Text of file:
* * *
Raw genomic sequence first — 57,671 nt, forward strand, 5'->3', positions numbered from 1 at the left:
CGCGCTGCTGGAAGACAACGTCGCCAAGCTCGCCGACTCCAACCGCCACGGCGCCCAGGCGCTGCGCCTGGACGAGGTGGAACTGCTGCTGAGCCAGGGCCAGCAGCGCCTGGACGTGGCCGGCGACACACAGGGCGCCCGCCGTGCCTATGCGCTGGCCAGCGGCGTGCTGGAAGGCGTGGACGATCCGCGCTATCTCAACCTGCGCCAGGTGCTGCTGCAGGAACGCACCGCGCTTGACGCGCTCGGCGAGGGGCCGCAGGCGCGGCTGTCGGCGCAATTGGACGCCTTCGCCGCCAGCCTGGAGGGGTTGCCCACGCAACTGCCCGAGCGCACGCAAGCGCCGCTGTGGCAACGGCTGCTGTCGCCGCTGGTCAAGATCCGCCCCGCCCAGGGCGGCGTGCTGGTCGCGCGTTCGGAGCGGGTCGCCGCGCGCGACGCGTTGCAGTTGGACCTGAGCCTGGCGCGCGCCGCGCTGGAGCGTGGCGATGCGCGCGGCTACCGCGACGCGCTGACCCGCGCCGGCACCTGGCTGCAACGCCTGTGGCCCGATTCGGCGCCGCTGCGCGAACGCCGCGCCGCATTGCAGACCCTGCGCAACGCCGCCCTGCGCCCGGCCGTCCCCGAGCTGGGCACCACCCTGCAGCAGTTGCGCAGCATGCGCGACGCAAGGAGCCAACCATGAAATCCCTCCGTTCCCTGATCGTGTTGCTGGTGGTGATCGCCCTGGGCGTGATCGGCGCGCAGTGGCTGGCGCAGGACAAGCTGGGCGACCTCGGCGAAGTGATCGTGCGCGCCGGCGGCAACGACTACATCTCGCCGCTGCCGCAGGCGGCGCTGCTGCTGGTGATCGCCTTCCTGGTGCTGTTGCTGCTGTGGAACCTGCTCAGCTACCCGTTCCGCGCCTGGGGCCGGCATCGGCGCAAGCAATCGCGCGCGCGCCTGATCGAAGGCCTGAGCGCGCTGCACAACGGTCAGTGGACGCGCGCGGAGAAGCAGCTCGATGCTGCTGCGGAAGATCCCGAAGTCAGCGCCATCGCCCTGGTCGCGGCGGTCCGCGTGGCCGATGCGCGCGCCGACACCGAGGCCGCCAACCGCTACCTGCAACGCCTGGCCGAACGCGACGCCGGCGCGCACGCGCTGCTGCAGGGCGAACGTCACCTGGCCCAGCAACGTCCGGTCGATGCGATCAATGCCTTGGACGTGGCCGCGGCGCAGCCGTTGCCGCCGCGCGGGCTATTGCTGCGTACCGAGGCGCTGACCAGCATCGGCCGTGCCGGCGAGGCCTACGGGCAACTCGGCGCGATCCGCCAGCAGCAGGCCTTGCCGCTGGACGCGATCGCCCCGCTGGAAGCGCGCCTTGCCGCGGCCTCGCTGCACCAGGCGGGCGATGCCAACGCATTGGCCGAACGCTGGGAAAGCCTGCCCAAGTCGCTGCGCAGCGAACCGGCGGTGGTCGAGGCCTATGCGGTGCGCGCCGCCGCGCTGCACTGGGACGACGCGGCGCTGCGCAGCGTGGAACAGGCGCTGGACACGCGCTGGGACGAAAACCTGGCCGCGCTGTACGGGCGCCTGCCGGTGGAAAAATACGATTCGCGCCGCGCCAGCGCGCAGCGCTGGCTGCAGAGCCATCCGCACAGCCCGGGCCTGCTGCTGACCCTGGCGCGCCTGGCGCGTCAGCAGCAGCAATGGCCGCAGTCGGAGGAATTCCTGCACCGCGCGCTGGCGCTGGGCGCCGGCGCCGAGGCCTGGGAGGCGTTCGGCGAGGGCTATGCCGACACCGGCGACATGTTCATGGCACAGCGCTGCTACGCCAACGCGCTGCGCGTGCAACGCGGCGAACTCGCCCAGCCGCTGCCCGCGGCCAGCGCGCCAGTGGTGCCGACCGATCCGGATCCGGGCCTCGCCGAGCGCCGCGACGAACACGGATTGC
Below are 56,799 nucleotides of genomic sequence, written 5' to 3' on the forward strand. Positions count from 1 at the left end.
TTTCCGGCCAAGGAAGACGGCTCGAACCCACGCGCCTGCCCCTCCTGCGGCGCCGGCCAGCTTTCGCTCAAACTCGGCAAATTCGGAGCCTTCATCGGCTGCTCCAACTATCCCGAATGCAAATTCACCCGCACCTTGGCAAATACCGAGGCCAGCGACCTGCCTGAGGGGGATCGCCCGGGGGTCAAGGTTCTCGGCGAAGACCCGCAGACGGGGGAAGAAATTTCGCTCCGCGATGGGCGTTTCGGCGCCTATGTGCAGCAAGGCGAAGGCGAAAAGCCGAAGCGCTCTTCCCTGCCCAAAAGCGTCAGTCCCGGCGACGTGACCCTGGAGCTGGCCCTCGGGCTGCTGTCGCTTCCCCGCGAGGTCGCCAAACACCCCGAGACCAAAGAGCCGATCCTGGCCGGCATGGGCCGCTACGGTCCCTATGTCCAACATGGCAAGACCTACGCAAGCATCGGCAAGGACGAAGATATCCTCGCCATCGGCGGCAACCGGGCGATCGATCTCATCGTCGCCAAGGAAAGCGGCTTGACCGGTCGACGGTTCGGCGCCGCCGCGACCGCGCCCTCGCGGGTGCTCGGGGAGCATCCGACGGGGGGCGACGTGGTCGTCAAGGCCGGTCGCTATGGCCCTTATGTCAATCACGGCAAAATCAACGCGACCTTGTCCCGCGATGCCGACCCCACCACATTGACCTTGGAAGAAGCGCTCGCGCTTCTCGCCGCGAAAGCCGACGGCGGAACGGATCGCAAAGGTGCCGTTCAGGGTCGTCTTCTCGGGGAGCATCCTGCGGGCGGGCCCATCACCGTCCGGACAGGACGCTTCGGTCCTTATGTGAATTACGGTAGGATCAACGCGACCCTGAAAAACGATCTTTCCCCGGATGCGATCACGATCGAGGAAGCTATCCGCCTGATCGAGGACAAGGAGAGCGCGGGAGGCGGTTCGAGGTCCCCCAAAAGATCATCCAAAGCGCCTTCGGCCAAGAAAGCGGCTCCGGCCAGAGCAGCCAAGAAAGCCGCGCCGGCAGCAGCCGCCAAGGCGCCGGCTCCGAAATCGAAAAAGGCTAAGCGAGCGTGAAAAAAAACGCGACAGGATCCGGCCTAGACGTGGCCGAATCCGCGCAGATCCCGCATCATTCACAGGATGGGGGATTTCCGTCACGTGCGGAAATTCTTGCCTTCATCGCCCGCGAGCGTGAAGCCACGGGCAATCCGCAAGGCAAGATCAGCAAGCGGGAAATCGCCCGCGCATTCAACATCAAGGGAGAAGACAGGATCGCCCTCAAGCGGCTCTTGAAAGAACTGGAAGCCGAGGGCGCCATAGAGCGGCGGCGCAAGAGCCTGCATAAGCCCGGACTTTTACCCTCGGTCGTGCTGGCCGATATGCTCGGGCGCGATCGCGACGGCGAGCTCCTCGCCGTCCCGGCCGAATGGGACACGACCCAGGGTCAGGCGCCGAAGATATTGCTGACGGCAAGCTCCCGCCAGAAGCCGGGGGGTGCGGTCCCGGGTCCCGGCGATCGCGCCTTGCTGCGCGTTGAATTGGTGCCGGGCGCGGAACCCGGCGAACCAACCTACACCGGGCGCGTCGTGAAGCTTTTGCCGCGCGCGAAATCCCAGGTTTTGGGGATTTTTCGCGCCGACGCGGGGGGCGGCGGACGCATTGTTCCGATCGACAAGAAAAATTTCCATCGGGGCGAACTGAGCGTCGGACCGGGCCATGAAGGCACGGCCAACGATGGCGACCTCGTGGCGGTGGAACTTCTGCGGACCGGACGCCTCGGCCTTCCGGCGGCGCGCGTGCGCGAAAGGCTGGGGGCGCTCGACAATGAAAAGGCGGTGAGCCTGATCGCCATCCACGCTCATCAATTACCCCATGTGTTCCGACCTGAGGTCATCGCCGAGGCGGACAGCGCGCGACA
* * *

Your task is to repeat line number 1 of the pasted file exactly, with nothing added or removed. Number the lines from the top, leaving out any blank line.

Raw genomic sequence first — 57,671 nt, forward strand, 5'->3', positions numbered from 1 at the left: